The thundering herd problem occurs when a large number of processes waiting for an event are awoken when that event occurs, but only one process is able to proceed at a time. After the processes wake up, they all demand the resource and a decision must be made as to which process can continue. After the decision is made the remaining processes are put back to sleep, only to wake up again to request access to the resource.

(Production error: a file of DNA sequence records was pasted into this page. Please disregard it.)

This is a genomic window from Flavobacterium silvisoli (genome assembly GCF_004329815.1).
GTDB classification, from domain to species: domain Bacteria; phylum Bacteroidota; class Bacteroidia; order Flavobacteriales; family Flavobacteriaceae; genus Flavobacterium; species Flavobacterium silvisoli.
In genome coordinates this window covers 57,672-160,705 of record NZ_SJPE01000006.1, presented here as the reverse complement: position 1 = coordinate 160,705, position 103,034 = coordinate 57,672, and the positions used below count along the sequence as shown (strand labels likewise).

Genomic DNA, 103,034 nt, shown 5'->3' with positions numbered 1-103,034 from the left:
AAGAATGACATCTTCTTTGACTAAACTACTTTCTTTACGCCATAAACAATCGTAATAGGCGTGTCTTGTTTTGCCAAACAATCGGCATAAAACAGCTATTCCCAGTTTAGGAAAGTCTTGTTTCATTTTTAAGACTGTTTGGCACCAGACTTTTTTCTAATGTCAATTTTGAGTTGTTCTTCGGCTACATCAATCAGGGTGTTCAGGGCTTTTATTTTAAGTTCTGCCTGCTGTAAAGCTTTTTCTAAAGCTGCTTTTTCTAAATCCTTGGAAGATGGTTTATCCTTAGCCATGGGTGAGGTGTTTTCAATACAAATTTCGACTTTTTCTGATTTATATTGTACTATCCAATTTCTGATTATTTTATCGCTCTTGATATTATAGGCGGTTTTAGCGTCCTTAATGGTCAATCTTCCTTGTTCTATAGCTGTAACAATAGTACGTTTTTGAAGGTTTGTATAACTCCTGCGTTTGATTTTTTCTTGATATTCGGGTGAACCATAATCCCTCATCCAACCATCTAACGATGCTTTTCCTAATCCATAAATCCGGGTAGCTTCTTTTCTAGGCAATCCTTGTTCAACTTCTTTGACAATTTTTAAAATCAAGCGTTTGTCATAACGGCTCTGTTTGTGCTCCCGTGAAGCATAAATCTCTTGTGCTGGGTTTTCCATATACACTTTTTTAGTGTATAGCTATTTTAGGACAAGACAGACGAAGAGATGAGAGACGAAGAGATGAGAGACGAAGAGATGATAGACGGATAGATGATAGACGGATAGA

This occurs repeatedly, until there are no more processes to be woken up. Because all the processes use system resources upon waking, it is more efficient if only one process is woken up at a time.
This may render the computer unusable, but it can also be used as a technique if there is no other way to decide which process should continue (for example when programming with semaphores).
Though the phrase is mostly used in computer science, it could be an abstraction of the observation seen when cattle are released from a shed or when wildebeest are crossing the Mara River. In both instances, the movement is suboptimal.